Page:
Short Takes: October 2012 | Books & Authors | Hudson Valley | Chronogram Magazine

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Short Takes: October 2012


The right book can help to illuminate life’s darker passages. Six Hudson Valley writers light the way.


Drinking Diaries: Women Serve Their Stories Straight Up
Edited by Leah Odze Epstein & Caren Osten Gerszberg
Seal Press, 2012, $15
In this wide-ranging, potent collection, 28 women let loose about their relationships with alcohol. Alongside such literary lights as Pam Houston, Joyce Maynard, Daphne Merkin, and Kathryn Harrison, local contributors Sari Botton and Eva Tenuto (two legs of the powerhouse TMI troika) spin tales of dating drunk and sober partners, and the rambling road to self-respect.


Hotels, Hospitals, and Jails
Anthony Swofford
Twelve Books, 2012, $26.99
The bestselling author of Jarhead offers a no-holds-barred look at the wild ride of fame and the tug of old wounds. Written in a Mt. Tremper cabin where he went to escape his excesses—drugs, drinking, fast cars, and sex (“I was a Zen master of infidelity”)——this blistering memoir digs into the trenches of father/son conflict and the aftereffects of war, ending with the birth of Swofford’s daughter and a new lease on life.


Secrets Unraveled: Overcoming Munchausen Syndrome

Andrea Avigal and Thomas G. Hall, PhD
Createspace, 2012, $17.95
High Falls psychotherapist Hall collaborated with former patient Avigal on this riveting account of a nontraditional therapeutic relationship. Alternating chapters reveal Avigal’s brutal childhood abuse, self-destructive behavior, the hidden pathology of Munchausen Syndrome (in which patients compulsively lie and induce physical illness), and her hard-won recovery. Reading 10/18 at 7pm, at Book House, Stuyvesant Plaza, Albany.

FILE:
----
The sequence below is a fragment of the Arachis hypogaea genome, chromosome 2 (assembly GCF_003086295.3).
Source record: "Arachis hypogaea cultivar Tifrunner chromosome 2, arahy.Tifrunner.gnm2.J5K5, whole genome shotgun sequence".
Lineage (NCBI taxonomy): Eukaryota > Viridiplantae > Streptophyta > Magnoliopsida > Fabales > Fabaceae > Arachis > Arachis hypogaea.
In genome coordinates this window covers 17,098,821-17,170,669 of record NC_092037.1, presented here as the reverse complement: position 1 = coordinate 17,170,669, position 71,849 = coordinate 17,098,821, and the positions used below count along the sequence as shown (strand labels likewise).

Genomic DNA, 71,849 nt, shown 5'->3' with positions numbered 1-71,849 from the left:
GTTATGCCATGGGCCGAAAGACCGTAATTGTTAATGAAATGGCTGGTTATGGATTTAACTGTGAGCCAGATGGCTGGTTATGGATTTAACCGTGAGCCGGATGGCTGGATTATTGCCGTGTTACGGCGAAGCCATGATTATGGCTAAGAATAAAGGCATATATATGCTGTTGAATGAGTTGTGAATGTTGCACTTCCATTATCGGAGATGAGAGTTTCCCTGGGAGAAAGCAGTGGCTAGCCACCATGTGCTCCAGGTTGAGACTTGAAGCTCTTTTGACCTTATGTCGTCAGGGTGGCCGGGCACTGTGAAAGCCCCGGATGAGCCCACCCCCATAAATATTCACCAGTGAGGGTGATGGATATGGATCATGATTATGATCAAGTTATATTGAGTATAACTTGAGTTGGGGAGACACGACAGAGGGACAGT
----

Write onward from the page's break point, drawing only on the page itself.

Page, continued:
No Stone Unturned: A Father’s Memoir of His Son’s Encounter With Traumatic Brain Injury
Joel Goldstein, foreword by Lee Woodruff
Potomac Books, 2012, $29.95
In 2001, Goldstein’s teenage son Bart was in a car crash that left him with traumatic brain injury, facing significant physical, emotional, and cognitive deficits. Recounting the determination, family support, and alternative therapies that helped his “hard-headed” Korean-born son regain independence, New Paltz resident Goldstein offers a valuable resource for TBI survivors (including countless wounded veterans) and families facing any medical crisis.


Not Yet: A Care-giving Collage
Marcia Slatkin
SFA Press, 2012, $17.95
In this suite of clear, intimate poems—“a farce / of confusion, a lyric / taming fear,” Slatkin finds the universal in the specific, painting a detailed double portrait of an aching caregiver and the Alzheimer-stricken mother whose feisty personality persists behind the walls of her dementia, “craving / bridges to span / billions of gaps.” Reading 10/6 at 5:30pm, Half Moon Books, Kingston; 11/3 at 7pm, COW at Outdated Cafe, Kingston.


O, Beautiful End: Memorial Poems
Geoffrey Shugen Arnold, foreword by Anne Waldman
Dharma Communications Press, 2012, $14
In Japanese Zen tradition, memorial poems or jisei are recited as a gift to the departed. Abbot Geoffrey Shugen Arnold wrote each of these poems for memorial and funeral services at Mt. Tremper’s Zen Mountain Monastery and elsewhere. Eloquent, simple, and timeless, the book begins and ends with poems for the late Daido Roshi: “nine bows / to an empty seat.” Reading 10/14 at 4pm at the Phoenicia Library.

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